It will take more than two days to film a sequence that will last not much more than two minutes on screen.

"The heroes are captured and put in the castle dungeon, and one of them has to face a gladiatorial trial in the arena," says Marshall.

"It's basically an execution, but dragged out for entertainment. Even in medieval-land they like a bit of gratuitous violence."


Marshall's previous works have earned him inclusion in the so-called 'Splat Pack' of film-makers, along with contemporaries such as Hostel director Eli Roth.

And while Marshall stresses that Doomsday is not a horror film, he makes clear that he is not easing up on the gore.

"I can't resist splashing the blood around," he says.

"I'm out to make a hard-hitting, gruesome action movie. When you hit somebody in the head with a mace and chain, it's going to hurt."

Prosthetic make-up designer Paul Hyett with a model
The movie features "real gross-out moments", says Hyett
Prosthetic make-up designer Paul Hyett, who also worked on The Descent, helped create decapitations, severing of limbs, people being run over by tanks, a head being blown apart, and the roasting alive of one character.

He also created the make-up for the victims of the Reaper virus.

"Neil said, 'It's got to be as nasty as possible'. We really wanted you to feel that if one of these guys coughed on you, you are dead," explains Hyett.

The fruits of his labour lie in a variety of hideous figures with bloodied, disintegrating flesh, for which Hyett did considerable research into real illnesses including sexually-transmitted infections.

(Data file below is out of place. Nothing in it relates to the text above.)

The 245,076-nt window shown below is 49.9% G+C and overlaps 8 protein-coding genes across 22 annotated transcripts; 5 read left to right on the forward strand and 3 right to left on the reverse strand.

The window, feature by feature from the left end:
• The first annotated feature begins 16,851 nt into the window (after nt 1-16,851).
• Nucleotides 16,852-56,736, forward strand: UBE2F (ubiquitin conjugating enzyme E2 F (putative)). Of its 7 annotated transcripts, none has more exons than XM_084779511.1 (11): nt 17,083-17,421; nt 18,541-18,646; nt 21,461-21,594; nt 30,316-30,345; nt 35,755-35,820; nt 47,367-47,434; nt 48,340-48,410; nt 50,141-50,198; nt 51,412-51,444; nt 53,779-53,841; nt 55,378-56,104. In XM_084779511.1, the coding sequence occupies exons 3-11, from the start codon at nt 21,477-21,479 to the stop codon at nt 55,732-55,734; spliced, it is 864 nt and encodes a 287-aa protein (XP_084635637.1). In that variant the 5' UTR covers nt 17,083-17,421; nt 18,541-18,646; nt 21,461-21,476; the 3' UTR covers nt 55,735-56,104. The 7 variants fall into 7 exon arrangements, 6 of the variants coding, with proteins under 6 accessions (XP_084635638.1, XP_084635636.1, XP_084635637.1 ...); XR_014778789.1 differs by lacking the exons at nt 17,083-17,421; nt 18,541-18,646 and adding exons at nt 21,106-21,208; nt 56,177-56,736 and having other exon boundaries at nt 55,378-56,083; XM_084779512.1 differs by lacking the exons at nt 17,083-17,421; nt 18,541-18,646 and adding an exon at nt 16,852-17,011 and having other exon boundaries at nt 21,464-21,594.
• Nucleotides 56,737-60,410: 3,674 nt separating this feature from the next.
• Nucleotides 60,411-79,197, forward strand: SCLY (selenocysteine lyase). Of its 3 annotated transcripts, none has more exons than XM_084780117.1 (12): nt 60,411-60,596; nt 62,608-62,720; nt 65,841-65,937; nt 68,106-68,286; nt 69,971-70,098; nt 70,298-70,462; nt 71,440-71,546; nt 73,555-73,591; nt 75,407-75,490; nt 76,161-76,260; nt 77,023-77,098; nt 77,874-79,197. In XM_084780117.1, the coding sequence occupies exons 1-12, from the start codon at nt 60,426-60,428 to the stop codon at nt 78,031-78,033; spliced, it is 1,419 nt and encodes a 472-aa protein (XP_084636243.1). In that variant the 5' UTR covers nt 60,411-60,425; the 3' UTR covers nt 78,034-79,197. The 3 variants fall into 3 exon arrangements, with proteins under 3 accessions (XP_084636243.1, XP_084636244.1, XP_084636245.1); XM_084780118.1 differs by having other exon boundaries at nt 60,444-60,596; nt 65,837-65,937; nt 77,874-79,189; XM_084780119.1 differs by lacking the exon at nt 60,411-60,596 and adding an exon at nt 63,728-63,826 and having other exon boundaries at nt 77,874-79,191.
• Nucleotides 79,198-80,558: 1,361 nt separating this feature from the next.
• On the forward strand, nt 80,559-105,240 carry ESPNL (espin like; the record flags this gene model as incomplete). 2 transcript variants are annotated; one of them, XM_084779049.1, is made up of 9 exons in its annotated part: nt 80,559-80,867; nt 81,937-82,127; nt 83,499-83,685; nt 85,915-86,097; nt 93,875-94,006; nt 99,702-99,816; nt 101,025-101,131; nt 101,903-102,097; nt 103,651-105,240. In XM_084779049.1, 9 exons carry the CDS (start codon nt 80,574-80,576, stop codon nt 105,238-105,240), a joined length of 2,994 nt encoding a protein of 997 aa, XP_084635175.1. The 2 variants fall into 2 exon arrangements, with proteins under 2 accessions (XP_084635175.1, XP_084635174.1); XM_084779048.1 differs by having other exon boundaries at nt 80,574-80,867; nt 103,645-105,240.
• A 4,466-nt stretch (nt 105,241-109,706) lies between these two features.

"Now you can find everything on the internet - infections, diseases that people can get," he says.

"It really grossed me out."


With a $30m (15m) budget - about 10 times the amount allocated to his previous projects - Marshall admits he was initially daunted by the prospect of directing scenes with up to 700 extras.

"I've only ever worked with 20 before," he says.

"And having so many cameras to work with - on the bigger set-ups we've had 10 cameras.

Crew member at work on Doomsday
The $30m budget is "low by Hollywood standards", says Marshall
"I've never had 10 cameras. I've never seen 10 cameras before."

But he adds: "We're still battling exactly the same things as we were if we were doing a low-budget film.

"We're trying to do a $100m movie for $30m, instead of trying to do a $30m movie for $3m.

"So we're always pushing the schedule, up against it all the time, and trying to be creative in making things on a budget."

At which point, as if to highlight his point, Marshall is called back to the more urgent business of directing Mitra's battle to avoid a grisly end.

Doomsday is due in cinemas in 2008. Frightfest continues at the Odeon West End in central London until Sunday.


The BBC is not responsible for the content of external internet sites

Has China's housing bubble burst?
How the world's oldest clove tree defied an empire
Why Royal Ballet principal Sergei Polunin quit


Americas Africa Europe Middle East South Asia Asia Pacific